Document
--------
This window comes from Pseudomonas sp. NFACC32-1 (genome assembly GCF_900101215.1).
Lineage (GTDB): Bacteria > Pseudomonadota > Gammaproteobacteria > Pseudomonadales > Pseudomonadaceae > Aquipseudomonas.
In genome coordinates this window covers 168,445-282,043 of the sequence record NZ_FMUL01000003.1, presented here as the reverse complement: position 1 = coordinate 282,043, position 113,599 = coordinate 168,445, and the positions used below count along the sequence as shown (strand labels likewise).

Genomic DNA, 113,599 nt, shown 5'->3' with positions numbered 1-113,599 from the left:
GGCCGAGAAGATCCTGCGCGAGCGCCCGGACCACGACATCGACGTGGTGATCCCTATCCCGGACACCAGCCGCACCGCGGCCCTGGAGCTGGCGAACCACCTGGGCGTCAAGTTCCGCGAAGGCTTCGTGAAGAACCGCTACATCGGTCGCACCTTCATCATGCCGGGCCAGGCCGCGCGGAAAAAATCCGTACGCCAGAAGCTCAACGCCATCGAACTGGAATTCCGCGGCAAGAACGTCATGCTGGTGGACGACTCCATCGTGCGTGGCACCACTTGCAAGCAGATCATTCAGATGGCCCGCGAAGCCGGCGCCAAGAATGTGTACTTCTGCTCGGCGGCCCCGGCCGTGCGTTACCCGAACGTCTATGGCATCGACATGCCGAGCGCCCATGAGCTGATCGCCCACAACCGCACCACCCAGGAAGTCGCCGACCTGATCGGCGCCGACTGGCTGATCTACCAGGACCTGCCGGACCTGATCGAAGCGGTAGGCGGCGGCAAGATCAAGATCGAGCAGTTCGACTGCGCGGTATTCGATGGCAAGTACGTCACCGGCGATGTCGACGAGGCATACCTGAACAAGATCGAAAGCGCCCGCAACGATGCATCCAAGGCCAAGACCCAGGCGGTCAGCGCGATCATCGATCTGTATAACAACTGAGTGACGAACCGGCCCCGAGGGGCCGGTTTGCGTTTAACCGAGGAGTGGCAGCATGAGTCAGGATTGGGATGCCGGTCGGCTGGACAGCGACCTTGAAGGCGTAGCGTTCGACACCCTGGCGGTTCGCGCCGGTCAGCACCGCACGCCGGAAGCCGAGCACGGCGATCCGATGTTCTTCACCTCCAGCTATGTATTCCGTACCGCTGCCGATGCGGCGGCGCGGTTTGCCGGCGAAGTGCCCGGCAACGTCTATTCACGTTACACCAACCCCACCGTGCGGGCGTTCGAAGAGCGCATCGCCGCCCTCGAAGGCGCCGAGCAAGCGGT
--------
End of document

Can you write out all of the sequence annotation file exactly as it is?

This window comes from Pseudomonas sp. NFACC32-1 (genome assembly GCF_900101215.1).
Lineage (GTDB): Bacteria > Pseudomonadota > Gammaproteobacteria > Pseudomonadales > Pseudomonadaceae > Aquipseudomonas.
In genome coordinates this window covers 168,445-282,043 of the sequence record NZ_FMUL01000003.1, presented here as the reverse complement: position 1 = coordinate 282,043, position 113,599 = coordinate 168,445, and the positions used below count along the sequence as shown (strand labels likewise).

Genomic DNA, 113,599 nt, shown 5'->3' with positions numbered 1-113,599 from the left:
GGCCGAGAAGATCCTGCGCGAGCGCCCGGACCACGACATCGACGTGGTGATCCCTATCCCGGACACCAGCCGCACCGCGGCCCTGGAGCTGGCGAACCACCTGGGCGTCAAGTTCCGCGAAGGCTTCGTGAAGAACCGCTACATCGGTCGCACCTTCATCATGCCGGGCCAGGCCGCGCGGAAAAAATCCGTACGCCAGAAGCTCAACGCCATCGAACTGGAATTCCGCGGCAAGAACGTCATGCTGGTGGACGACTCCATCGTGCGTGGCACCACTTGCAAGCAGATCATTCAGATGGCCCGCGAAGCCGGCGCCAAGAATGTGTACTTCTGCTCGGCGGCCCCGGCCGTGCGTTACCCGAACGTCTATGGCATCGACATGCCGAGCGCCCATGAGCTGATCGCCCACAACCGCACCACCCAGGAAGTCGCCGACCTGATCGGCGCCGACTGGCTGATCTACCAGGACCTGCCGGACCTGATCGAAGCGGTAGGCGGCGGCAAGATCAAGATCGAGCAGTTCGACTGCGCGGTATTCGATGGCAAGTACGTCACCGGCGATGTCGACGAGGCATACCTGAACAAGATCGAAAGCGCCCGCAACGATGCATCCAAGGCCAAGACCCAGGCGGTCAGCGCGATCATCGATCTGTATAACAACTGAGTGACGAACCGGCCCCGAGGGGCCGGTTTGCGTTTAACCGAGGAGTGGCAGCATGAGTCAGGATTGGGATGCCGGTCGGCTGGACAGCGACCTTGAAGGCGTAGCGTTCGACACCCTGGCGGTTCGCGCCGGTCAGCACCGCACGCCGGAAGCCGAGCACGGCGATCCGATGTTCTTCACCTCCAGCTATGTATTCCGTACCGCTGCCGATGCGGCGGCGCGGTTTGCCGGCGAAGTGCCCGGCAACGTCTATTCACGTTACACCAACCCCACCGTGCGGGCGTTCGAAGAGCGCATCGCCGCCCTCGAAGGCGCCGAGCAAGCGGT